I think influence is a complicated thing. I am influenced by a kind of writing because I am drawn to it, open to it. I am drawn to it because there is already an affinity between my own sensibility and sense of formal structure and those of the author I am reading or studying. I would not be influenced by a writer alien to me. I really see an ongoing process that starts in earliest childhood. The very first picture books and nursery rhymes have their effect, as do songs and the lyrics of songs. My sensibility as a child is affected by these and then my changing sensibility and sense of structure show in my writings, even the stories written as assignments in grade school. And of course the influences of interactions with family and friends and teachers continue to have their effect.
I certainly read Kafka very closely and constantly for a few years—though I was reading many others at the same time, of course, like Hawthorne, Melville, Evelyn Waugh, R.L. Stevenson, Malamud, Dickens, Mary McCarthy, Poe, Emily Dickinson, James, and slews of mysteries. Something drew me to Kafka’s work, and in turn I’m sure I absorbed something of his sensibility and style. Clearly something drew me to Kafka more than to James, for instance—the spareness, the humility (whether assumed or real, or a combination), the bizarre imagination. He was interested in the possibility of two hands suddenly alien to each other; James’s interests lay elsewhere. For years I found James hard to read; I found that his prose left me no breathing room. Now I admire him. But the affinity still is not there.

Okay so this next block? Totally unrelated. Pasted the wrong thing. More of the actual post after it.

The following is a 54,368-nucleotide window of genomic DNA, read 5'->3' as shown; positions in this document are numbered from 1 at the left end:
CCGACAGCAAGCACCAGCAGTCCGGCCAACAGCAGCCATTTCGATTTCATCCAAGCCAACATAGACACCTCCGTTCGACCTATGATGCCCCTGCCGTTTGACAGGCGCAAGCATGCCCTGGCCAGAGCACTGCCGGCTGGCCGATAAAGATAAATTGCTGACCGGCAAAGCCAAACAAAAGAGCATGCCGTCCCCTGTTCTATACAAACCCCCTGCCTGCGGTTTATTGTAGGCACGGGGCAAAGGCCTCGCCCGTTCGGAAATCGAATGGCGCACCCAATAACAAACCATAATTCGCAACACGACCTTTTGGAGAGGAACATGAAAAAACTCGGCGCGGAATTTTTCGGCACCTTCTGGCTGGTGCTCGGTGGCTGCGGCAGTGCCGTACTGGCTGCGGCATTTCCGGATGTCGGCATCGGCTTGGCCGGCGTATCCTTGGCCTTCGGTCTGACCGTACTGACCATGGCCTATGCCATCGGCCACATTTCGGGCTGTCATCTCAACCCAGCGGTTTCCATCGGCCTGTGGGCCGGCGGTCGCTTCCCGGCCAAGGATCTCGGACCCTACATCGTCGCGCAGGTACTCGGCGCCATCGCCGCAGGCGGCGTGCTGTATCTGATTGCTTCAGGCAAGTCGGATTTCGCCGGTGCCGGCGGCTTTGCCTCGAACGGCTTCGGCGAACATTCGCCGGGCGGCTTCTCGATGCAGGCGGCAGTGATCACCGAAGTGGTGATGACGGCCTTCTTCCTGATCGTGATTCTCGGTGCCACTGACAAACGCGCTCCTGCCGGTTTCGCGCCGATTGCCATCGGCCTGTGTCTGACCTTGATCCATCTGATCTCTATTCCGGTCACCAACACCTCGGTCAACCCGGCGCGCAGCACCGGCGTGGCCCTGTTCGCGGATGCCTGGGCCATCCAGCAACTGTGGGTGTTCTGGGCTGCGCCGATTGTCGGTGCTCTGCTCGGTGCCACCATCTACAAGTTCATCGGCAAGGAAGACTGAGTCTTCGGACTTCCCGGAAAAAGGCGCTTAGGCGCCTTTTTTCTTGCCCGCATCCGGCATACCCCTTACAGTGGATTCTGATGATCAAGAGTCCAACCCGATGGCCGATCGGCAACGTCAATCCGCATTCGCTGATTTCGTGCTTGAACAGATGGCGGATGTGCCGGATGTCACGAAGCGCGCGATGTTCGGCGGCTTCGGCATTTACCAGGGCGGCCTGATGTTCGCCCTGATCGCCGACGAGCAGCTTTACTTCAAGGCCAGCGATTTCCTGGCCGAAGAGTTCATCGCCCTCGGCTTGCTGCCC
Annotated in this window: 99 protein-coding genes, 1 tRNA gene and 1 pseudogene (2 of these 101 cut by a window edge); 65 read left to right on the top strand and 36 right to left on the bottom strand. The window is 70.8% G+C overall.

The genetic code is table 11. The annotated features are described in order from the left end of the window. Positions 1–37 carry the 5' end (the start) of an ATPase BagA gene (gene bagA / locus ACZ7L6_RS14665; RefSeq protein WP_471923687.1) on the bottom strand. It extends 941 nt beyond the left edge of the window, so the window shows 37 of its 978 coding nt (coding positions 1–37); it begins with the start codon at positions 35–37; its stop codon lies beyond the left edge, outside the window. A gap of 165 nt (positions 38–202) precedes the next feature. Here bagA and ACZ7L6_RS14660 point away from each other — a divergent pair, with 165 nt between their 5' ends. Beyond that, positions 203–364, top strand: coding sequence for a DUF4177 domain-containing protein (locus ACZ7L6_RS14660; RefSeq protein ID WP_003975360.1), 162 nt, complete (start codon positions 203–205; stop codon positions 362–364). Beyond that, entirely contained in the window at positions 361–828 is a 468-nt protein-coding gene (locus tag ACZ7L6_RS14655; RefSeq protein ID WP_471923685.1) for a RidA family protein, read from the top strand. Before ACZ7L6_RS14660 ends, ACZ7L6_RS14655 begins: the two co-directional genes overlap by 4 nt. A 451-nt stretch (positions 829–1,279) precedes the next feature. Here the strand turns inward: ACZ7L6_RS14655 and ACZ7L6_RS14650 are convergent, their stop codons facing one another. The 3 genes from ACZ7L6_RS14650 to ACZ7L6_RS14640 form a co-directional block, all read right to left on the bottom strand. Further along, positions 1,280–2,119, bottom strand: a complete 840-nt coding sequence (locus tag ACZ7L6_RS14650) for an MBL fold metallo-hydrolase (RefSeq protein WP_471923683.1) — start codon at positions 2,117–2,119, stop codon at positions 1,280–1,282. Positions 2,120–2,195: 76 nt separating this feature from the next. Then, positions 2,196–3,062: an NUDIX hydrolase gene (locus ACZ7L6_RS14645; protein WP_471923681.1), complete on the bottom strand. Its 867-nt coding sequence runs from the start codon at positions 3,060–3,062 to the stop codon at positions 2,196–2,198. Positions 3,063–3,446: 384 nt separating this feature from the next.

RIP Nadine Gordimer, who died last July. Here’s her Paris Review interview, from 1983:
What role do you feel politics and the constant conflict it evokes in South Africa have played in your development as a writer?
Well, it has turned out to have played a very important role. I would have been a writer anyway; I was writing before politics impinged itself upon my consciousness. In my writing, politics comes through in a didactic fashion very rarely. The kind of conversations and polemical arguments you get in Burger’s Daughter, and in some of my other books—these really play a very minor part. For various reasons to do with the story, they had to be there. But the real influence of politics on my writing is the influence of politics on people. Their lives, and I believe their very personalities, are changed by the extreme political circumstances one lives under in South Africa. I am dealing with people; here are people who are shaped and changed by politics. In that way my material is profoundly influenced by politics.
So how did your life change after The Elementary Particles?
The biggest consequence of The Elementary Particles, apart from the money and not having to work, is that I have become known internationally. I’ve stopped being a tourist, for example, because my book tours have satisfied any desire I might have to travel. And as a result there are countries I have visited that you wouldn’t ordinarily go to, like Germany.
The New York Review of Books turns 50 years old this year. Emily Stokes had lunch with Bob Silvers to talk about it: